Christmas in Paris & Christmas Romance

The special CiB meme ‘Xmas scenes from books, accompanied by carefully chosen pictures’ is back!

Every year I do a series of Xmas entries on the blog, helped and encouraged by suggestions and recommendations from my lovely readers. If you use Pinterest you can see some of the beautiful seasonal pictures on this page, and you can find (endless!) more Xmas books via the labels at the bottom of the page. You’d think I’d be running out of Xmas books and scenes by now, but far from it – I have to begin this feature earlier in December each year. More ideas still welcome in the comments. (If it’s a particularly good choice I will ditch one of the ones I have ready and give you credit…)

Mosaic by GB Stern

published 1930

Mosaic Xmas

Uncle Nathan de Jong and Aunt Amelie came to Paris on a visit for the Christmas of 1909, and brought with them their two daughters, Camille and Jeanne-Marie.

[Their hostesses] Berthe and Letti had a brilliant idea: “We will not stay at home for our Christmas dinner…Let us, then, be rustics this Noel, and command a big automobile… and we will drive altogether down to Ville d’Avray, arrive there before it is dark, and take a little promenade round the lake, and I will have it arranged beforehand that the good hostess at the Aurberge shall prepare us an excellent dinner…”

Etienne [Letti’s son] and Camille, both in love, were quietly ecstatic at the thought of a lake, and perhaps, who knows, a moon. Uncle Nathan approved, reckoning that the festivity would work out cheaply for everyone except perhaps Berthe.

Jeanne-Marie, whose voice was heard far too often during her visit to Paris – (“She must be, I think, the original enfant terrible,” thought Berthe, who hated her) – was delighted with any plan that separated her so effectually from bed and her normal bed-time.

Mosaic Xmas 2

commentary: … and they do have a good time, with Stern keeping us uptodate with the whole party. I love that Jeanne-Marie is ‘a pert, pretty Riviera child of eight, with a very knowing sash’ – Berthe longs to throw her from the automobile as they rush on at a high speed of 15mph.

When they reach their destination, a walk must happen. Camille and Etienne ‘were soon out of sight’ while Jeanne-Marie and Berthe are stuck together as they ‘march grimly round the lake.’ Letti is lost in her own memories of a romantic tryst at this very spot many years before, ‘wondering if it were selfish to wish that it could still be herself, instead of her son Etienne, finding love tonight between the moon and trees.’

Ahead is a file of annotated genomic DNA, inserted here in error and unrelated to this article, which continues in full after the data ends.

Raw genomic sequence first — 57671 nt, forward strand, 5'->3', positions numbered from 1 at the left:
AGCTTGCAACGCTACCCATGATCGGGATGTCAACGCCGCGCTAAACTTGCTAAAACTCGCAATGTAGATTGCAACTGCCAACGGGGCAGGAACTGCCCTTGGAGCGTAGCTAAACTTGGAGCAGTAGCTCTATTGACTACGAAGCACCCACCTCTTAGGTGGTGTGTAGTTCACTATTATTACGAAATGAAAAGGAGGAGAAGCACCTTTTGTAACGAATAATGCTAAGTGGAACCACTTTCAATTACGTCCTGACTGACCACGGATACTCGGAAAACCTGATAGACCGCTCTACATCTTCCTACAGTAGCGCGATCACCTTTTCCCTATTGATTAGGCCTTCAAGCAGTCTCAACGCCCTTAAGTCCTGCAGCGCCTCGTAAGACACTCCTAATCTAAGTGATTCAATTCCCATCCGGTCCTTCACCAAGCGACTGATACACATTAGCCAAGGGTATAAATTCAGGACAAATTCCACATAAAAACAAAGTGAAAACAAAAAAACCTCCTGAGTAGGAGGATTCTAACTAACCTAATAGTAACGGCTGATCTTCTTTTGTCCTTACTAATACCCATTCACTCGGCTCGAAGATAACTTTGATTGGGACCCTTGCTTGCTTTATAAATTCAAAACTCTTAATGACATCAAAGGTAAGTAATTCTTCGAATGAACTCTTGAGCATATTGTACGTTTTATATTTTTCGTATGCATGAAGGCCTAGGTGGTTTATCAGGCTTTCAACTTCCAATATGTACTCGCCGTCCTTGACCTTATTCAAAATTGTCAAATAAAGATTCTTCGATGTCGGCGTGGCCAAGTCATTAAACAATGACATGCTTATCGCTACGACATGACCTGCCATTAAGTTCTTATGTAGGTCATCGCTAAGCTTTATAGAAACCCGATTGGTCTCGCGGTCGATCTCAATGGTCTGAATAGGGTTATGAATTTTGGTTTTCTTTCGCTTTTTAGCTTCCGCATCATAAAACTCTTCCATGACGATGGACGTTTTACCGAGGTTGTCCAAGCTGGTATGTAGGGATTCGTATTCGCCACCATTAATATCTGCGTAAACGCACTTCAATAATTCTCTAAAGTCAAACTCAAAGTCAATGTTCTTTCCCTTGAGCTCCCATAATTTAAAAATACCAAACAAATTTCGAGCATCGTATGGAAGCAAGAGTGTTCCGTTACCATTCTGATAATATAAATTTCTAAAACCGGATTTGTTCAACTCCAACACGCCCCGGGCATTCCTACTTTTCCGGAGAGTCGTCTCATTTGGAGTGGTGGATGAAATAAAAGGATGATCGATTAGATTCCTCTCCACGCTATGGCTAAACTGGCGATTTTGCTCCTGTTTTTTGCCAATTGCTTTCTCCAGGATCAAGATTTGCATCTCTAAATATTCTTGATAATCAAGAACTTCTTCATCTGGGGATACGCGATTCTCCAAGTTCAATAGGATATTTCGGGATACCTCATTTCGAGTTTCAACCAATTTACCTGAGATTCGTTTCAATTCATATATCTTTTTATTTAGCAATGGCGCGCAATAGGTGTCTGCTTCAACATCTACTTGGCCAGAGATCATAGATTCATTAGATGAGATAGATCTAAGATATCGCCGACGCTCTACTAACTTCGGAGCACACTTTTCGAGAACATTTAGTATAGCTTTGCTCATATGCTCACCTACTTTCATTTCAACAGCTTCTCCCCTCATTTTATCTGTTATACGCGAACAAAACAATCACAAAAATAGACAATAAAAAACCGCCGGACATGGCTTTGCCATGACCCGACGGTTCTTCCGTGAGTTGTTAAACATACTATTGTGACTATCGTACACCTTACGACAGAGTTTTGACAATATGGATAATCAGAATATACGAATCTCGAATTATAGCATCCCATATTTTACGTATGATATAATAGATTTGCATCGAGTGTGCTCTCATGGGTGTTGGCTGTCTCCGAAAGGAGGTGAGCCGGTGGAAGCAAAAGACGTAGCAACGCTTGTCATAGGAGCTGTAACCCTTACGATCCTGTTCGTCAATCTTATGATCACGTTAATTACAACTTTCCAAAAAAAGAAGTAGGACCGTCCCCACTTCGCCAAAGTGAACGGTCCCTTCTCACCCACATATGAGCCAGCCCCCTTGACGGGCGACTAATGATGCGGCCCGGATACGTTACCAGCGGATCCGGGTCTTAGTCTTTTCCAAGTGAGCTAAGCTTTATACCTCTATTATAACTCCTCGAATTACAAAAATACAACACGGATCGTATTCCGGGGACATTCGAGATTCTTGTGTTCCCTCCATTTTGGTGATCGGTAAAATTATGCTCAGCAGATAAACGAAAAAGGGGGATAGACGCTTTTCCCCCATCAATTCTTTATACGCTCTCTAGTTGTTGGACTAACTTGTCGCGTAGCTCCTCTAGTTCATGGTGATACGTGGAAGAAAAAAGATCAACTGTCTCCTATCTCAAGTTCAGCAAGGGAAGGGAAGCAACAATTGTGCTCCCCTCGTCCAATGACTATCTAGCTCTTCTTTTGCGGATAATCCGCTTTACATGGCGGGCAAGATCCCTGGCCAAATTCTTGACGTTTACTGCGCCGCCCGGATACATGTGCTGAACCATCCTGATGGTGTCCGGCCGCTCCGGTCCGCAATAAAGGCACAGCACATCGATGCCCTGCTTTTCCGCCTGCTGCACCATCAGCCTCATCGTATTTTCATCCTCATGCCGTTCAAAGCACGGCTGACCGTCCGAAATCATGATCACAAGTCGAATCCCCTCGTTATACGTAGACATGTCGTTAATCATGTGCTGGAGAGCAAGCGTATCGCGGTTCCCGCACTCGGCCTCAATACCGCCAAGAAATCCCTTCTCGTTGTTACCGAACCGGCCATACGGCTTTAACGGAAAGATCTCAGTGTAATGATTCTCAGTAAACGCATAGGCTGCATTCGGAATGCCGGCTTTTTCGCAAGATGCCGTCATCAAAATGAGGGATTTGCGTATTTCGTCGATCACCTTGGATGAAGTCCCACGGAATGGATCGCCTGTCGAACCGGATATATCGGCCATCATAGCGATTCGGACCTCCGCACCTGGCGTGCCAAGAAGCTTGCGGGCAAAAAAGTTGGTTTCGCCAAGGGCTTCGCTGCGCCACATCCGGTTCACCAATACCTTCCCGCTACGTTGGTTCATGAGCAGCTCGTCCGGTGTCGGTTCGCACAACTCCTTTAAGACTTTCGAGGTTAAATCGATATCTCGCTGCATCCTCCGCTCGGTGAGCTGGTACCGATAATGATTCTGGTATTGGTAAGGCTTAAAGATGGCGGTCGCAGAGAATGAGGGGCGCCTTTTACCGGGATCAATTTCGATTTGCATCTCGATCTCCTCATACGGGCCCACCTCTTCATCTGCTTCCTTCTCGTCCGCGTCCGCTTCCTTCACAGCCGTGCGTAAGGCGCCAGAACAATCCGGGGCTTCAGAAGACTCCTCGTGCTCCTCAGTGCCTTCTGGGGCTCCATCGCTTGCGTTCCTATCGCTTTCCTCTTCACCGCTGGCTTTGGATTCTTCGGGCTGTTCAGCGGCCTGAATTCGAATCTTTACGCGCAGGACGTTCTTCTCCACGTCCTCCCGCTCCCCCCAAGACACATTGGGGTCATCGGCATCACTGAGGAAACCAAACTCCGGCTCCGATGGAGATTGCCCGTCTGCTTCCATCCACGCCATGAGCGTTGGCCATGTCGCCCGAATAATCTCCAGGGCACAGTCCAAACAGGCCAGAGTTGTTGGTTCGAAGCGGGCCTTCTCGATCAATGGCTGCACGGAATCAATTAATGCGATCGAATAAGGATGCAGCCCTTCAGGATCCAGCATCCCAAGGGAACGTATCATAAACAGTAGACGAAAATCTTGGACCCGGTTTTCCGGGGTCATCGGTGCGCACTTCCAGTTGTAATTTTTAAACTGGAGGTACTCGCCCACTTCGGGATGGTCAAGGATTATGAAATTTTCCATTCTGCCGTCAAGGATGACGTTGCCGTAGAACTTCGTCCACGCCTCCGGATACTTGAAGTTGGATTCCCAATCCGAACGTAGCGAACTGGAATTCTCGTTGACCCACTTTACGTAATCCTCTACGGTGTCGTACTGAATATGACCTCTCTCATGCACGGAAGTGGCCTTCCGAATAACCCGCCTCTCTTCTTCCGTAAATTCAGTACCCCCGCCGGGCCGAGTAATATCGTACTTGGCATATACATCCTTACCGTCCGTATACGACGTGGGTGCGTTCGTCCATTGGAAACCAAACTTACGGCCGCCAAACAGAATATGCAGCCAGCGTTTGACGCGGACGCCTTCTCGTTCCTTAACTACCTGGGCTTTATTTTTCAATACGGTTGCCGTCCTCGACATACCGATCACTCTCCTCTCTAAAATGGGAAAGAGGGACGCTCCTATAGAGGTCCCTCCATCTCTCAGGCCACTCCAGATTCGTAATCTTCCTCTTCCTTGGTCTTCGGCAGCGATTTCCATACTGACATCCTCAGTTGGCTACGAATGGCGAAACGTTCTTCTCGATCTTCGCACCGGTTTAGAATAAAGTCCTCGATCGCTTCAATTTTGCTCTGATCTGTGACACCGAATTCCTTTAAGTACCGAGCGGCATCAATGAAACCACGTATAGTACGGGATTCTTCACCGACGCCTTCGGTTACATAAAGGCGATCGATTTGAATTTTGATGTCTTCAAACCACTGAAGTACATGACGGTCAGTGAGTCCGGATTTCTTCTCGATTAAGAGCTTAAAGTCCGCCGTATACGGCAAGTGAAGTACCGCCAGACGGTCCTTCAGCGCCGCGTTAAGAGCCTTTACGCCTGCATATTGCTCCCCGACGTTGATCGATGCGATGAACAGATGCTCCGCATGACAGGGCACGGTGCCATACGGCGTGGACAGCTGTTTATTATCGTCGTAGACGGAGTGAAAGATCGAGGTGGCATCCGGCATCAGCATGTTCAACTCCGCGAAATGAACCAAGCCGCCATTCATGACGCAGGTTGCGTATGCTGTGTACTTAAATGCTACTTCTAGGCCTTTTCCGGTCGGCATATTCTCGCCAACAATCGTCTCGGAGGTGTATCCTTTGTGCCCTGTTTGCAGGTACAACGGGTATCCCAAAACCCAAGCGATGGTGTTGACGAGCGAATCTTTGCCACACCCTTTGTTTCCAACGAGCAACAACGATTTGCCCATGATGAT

When Etienne and Camille re-appear (Jeanne-Marie criticizes Berthe for not being a good chaperone, ‘but if he had kissed her she would have screamed, and then we would have heard…’) Letti suddenly starts singing the song Au Clair de la Lune, and
Camille never forgot the magic of that snatch of nursery rhyme, rounder and sweeter than any carol of Noel, heard so near the quiet luminous water, and so soon after Etienne had told her he loved her.
A perfect Christmas romance.  And I do feel that top picture is so plainly Camille, in love, listening to Au Clair de la Lune.

There are several more entries on this book, and on others by GB Stern. Check out the tabs below.

And I am, always, endlessly grateful to Hilary McKay (someone else who writes so well about families) for telling me about the books. There are multiple earlier entries on the first two books, The Matriarch and A Deputy was King.

Picture by Delphine Enjolras, via the Athenaeum.

Magazine Cover from the Library of Congress.


  1. Something about Christmas just lends itself to a romance, doesn't it, Moira? And you can't beat the setting for that, either! Interesting to see how all of this was done at that time, too. Normally, I'm not one for a romance, but this looks like a nice one.

    1. I love it that the author is never sentimental or twee, but in the middle of her sharp insights and funny comments she will take a moment for someone to be happy...

  2. "...with a very knowing sash" - now that is what I call giving meaning to clothes. I would love to see what a sash like that looks like!

    1. So glad someone else loved that phrase: it has been making me laugh ever since I read it. I keep looking to see if I can see a knowing (or even in-knowing) item of dress or accessory elsewhere...

  3. Lovely images for this post. But this book still isn't for me.

    I have just finished (in one day, amazing for me) The Becket Factor, which I first learned about here. It is set at Christmas, which was a happy surprise for me. I think I liked it better than you did, probably because I know so little about church and cathedrals.

    1. Oh yes, The Becket Factor, was I rude about it? I simultaneously loved his books and found fault with them: but I certainly loved the settings and the Cathedral and the seasons of the year. And I know I have read all his books several times, which is always a recommendation. So glad you liked it!

    2. I am glad to hear you have read the rest of his books, because I want to now and I wasn't sure. You were not rude, but less enthusiastic than I had remembered. Strangely enough, I liked the romance, the relationship between the protagonist and his wife, which is unusual for me. Referring to your list, I should try Nebuly Coat and Holy Disorders for more set in cathedrals (and I already have copies).

    3. I think the Michael David Anthony books are nice, and you will like them. As for me, I like any book set in a church or cathedral.

  4. That 'very knowing sash' sounds delightful! I keep meaning to read some GB Stern.

    1. I know! Such a great phrase. And I do recommend this author...


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